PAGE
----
You’ve never met him but his face certainly looks familiar. And you probably know his name but just can’t place it. He gets that all the time – but just lately.
That’s what $515,000 in campaign contributions buys a local-election candidate when party control of the Legislature is at stake.
None of the 73 other Clark County candidates running for the Legislature came close to Hutchison, each accruing $89,000 in contributions on average, just one-sixth of his total.
But Hutchison is a nobody, a political newcomer in a sea of 74 faces running for the Legislature. Still, this candidate for state Senate District 6 attracted mountains of cash from not only local and state groups, but national companies to which he has no connection.
Walgreens, Smith’s Food & Drug Stores, Home Depot, Centurytel, the National Rifle Association, Anthem Blue Cross Blue Shield. The list goes on.
He thought it might happen, but didn’t plan for it. He was chosen.
“I knew, going into this, District 6 would be one of the key races,” he said Friday after returning from a local elementary school, shaking the hands of parents there to pick up their kids.
In 2008, his Republican district flipped to a Democratic senator, as did District 5 in Clark County, giving control of the state Senate to the Democrats. The Democrats also control the Assembly, giving them dominance over the entire Legislature.
But the chances of Republicans gaining control of the Assembly are slim. The Democrats control 26 seats to the Republicans’ 16 seats.
In the state Senate, on the other hand, Democrats only have an 11-10 advantage.
For that reason, it’s no surprise that half of the $2.78 million given to Republican candidates was funneled to Hutchison and three other Republican state Senate candidates, leaving the 33 other GOP candidates to fight over the scraps.
Steve Kirk, for District 5, has received $288,000; Mari Nakashima, for District 9, has $346,000; and Scott Hammond, for District 18, has $193,000. In all cases but one, these Republicans running for state Senate are better off than their opponents.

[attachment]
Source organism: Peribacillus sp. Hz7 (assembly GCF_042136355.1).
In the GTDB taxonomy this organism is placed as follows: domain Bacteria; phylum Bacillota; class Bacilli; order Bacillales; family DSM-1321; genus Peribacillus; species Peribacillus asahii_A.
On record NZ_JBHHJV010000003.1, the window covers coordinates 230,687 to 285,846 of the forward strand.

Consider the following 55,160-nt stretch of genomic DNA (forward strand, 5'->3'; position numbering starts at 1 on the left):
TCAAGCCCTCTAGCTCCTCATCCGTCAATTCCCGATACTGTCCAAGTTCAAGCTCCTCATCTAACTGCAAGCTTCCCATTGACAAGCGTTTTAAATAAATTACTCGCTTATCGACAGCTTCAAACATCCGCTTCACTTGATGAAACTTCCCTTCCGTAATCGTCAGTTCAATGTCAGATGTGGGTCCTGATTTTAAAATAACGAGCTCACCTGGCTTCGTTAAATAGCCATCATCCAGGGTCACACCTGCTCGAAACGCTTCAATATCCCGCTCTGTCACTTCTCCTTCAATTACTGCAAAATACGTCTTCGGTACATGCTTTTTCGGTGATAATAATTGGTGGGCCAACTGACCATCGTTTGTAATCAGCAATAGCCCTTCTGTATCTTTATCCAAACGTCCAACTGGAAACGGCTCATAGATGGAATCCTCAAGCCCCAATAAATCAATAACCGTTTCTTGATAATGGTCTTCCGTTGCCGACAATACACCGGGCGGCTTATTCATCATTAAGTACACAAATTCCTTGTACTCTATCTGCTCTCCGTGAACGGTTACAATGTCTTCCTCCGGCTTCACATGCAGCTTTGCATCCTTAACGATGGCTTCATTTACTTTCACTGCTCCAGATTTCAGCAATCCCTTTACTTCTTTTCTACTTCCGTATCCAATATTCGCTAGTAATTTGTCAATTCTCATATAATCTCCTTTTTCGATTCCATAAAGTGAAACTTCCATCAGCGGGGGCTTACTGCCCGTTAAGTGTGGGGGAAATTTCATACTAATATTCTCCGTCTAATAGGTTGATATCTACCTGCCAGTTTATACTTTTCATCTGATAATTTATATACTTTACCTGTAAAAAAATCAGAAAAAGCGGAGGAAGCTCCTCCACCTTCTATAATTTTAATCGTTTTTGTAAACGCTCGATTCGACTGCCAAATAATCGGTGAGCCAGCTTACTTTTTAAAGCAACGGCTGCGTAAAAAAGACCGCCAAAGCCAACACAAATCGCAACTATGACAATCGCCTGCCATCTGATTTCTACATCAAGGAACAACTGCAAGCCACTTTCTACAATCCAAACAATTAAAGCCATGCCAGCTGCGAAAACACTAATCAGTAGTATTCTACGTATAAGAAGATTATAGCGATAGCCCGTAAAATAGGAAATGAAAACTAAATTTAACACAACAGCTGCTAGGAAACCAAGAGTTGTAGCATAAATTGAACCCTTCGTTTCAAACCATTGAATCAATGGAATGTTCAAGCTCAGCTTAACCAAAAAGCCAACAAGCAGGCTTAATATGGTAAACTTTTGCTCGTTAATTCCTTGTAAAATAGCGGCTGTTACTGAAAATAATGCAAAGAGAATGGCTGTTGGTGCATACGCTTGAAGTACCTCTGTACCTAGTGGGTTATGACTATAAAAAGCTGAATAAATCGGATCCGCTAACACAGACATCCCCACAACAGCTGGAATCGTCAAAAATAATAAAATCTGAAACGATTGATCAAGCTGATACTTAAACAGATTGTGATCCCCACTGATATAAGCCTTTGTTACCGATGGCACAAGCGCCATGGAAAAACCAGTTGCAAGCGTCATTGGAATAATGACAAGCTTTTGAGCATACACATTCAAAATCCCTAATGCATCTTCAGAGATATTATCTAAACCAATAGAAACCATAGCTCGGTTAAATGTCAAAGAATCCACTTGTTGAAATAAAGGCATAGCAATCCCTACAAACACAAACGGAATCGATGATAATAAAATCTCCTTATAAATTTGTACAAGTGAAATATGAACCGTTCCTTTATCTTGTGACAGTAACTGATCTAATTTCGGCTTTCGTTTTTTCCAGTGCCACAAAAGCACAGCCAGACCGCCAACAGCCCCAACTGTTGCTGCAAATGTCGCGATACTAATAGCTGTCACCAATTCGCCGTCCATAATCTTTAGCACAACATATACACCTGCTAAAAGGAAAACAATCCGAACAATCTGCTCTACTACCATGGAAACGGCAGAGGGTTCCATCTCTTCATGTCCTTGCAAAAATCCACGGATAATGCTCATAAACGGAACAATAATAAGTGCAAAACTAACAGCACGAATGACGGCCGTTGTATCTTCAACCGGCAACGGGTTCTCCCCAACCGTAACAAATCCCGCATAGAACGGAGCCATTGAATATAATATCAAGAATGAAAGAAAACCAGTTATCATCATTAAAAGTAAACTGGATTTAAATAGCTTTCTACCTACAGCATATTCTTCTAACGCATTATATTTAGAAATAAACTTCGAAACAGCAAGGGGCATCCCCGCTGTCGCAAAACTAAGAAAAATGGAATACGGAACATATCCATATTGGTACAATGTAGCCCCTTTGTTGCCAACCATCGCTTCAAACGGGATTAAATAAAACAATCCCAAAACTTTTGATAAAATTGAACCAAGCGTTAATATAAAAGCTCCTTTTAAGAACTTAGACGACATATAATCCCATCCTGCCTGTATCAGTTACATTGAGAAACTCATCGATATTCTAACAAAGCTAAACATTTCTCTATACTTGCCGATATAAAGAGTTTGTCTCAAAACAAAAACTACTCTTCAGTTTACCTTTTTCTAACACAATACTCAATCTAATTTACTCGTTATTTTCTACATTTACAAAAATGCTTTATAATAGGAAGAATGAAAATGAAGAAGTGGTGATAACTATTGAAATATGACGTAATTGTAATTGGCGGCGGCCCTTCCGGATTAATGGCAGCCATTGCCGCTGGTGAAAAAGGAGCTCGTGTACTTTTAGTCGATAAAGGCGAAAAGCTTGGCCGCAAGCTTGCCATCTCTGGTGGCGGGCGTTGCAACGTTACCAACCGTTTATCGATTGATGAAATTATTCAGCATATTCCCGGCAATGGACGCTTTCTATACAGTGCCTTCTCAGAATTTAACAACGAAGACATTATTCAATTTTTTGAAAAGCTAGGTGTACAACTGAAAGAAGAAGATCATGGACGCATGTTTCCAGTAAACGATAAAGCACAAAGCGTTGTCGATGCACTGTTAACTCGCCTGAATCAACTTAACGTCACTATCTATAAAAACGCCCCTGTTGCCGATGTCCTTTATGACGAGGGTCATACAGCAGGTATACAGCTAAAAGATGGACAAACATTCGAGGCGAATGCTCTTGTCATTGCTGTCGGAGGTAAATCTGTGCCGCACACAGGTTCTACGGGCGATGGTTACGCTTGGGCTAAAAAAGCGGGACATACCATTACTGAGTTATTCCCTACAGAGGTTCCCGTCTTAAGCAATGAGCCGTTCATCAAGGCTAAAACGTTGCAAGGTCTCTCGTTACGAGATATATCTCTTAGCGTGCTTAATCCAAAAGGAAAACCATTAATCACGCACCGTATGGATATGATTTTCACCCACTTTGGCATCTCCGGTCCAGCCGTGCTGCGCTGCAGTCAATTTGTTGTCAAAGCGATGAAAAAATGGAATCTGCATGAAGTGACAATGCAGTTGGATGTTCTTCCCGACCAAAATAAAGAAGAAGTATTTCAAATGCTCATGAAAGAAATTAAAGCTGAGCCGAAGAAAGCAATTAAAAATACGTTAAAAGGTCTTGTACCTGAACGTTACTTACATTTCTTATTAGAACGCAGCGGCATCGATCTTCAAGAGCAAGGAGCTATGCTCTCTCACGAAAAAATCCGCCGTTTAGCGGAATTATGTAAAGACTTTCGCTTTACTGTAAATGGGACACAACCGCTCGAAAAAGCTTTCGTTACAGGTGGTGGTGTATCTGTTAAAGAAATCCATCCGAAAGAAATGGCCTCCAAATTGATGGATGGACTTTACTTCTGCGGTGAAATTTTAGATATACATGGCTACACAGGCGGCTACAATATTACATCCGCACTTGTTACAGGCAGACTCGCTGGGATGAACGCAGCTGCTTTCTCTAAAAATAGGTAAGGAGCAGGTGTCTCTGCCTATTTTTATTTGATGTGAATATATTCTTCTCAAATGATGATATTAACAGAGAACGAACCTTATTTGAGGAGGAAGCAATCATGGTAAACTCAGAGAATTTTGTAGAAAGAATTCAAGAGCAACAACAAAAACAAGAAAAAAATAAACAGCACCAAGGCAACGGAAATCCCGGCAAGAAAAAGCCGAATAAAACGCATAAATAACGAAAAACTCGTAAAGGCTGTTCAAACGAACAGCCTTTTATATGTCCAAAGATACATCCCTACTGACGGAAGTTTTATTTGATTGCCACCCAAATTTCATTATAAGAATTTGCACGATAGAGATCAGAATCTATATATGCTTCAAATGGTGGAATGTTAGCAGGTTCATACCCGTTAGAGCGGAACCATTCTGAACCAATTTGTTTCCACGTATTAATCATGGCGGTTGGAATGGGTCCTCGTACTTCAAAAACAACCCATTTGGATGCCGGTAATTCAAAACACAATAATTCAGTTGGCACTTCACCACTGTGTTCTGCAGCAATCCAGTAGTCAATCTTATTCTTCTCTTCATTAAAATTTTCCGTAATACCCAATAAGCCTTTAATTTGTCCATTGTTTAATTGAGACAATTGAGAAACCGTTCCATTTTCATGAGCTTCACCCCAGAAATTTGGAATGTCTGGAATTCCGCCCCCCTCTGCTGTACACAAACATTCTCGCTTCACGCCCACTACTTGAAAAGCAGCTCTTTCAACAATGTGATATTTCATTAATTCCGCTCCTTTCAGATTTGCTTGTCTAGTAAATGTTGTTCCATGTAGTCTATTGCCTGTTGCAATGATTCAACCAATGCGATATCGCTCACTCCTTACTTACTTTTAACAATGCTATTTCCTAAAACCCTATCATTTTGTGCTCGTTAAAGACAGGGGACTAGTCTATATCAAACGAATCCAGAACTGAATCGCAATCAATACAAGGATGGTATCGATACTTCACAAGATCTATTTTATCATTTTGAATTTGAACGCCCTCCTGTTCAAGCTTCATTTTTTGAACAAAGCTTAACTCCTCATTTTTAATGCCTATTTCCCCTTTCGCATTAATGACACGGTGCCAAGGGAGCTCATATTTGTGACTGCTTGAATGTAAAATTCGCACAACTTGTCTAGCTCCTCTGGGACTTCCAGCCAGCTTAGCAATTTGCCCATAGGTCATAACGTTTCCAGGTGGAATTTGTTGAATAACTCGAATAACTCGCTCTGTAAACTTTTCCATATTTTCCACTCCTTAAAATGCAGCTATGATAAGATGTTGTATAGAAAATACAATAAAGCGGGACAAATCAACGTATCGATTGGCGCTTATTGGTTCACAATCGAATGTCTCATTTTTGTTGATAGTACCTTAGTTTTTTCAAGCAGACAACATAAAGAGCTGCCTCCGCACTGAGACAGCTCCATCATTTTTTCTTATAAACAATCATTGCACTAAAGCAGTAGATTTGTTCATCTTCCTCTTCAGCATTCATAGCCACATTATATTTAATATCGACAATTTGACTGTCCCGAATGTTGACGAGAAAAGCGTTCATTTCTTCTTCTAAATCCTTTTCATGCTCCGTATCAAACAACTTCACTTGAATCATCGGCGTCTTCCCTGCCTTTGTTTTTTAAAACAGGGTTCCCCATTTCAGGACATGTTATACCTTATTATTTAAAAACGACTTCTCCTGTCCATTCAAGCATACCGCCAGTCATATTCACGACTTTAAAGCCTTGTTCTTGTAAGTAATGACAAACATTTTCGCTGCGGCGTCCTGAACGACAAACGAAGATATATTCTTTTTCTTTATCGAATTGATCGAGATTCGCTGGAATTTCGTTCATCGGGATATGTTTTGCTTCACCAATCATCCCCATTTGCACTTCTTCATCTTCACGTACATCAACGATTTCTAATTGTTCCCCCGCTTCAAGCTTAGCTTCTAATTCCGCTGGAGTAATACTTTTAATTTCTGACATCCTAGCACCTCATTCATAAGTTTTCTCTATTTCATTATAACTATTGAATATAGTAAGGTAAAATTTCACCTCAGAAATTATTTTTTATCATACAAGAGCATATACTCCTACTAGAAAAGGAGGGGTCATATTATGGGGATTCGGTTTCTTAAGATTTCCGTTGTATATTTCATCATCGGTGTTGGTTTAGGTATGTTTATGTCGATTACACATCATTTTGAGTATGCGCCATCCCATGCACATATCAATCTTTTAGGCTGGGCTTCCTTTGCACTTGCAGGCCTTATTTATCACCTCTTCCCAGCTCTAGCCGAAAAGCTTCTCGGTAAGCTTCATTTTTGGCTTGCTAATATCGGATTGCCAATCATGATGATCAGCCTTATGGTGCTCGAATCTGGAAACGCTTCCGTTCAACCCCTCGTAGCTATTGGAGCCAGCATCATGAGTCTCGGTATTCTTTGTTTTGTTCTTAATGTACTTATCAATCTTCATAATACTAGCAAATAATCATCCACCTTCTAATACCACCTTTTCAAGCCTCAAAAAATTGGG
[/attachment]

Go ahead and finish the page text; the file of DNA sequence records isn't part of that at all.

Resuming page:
Hutchison’s Democratic opponent, Benny Yerushalmi, is well funded at $252,000 but far behind the exposure Hutchison’s funding affords him. Hutchison estimates having mailed more than 250,000 fliers, which doesn’t include his highway billboards and more.
With Hutchison receiving so much attention, contributors have all but ignored the other Republican candidates.
In Senate District 4, Republican Linda West has just $16,000 compared to $209,000 raised by Democratic rival Kelvin Atkinson.
In Senate District 7, Patricia Marsh has $1,680 compared to $107,000 raised by David Parks, a Democrat. The same can be seen in the Assembly, where Democratic incumbent Marcus Conklin in District 37 accrued more than $435,000 compared to Republican Wesley Duncan’s $131,000.
While the Republicans are making an effort to flip four state Senate seats, Democrats seem to be keen on the rest of the races and have put $1.02 million more behind their candidates.
But, Hutchison contends, it’s not just Republicans pulling the strings by heaping contributions onto his campaign.
“Some have told me they don’t want Republican or Democrat control,” he said. “They just want to see balance.”
A Republican state Senate and Democratic Assembly would force the parties to work together, which is a good thing, he said.
Contact reporter Trevon Milliard at
email@example.com or 702-383-0279.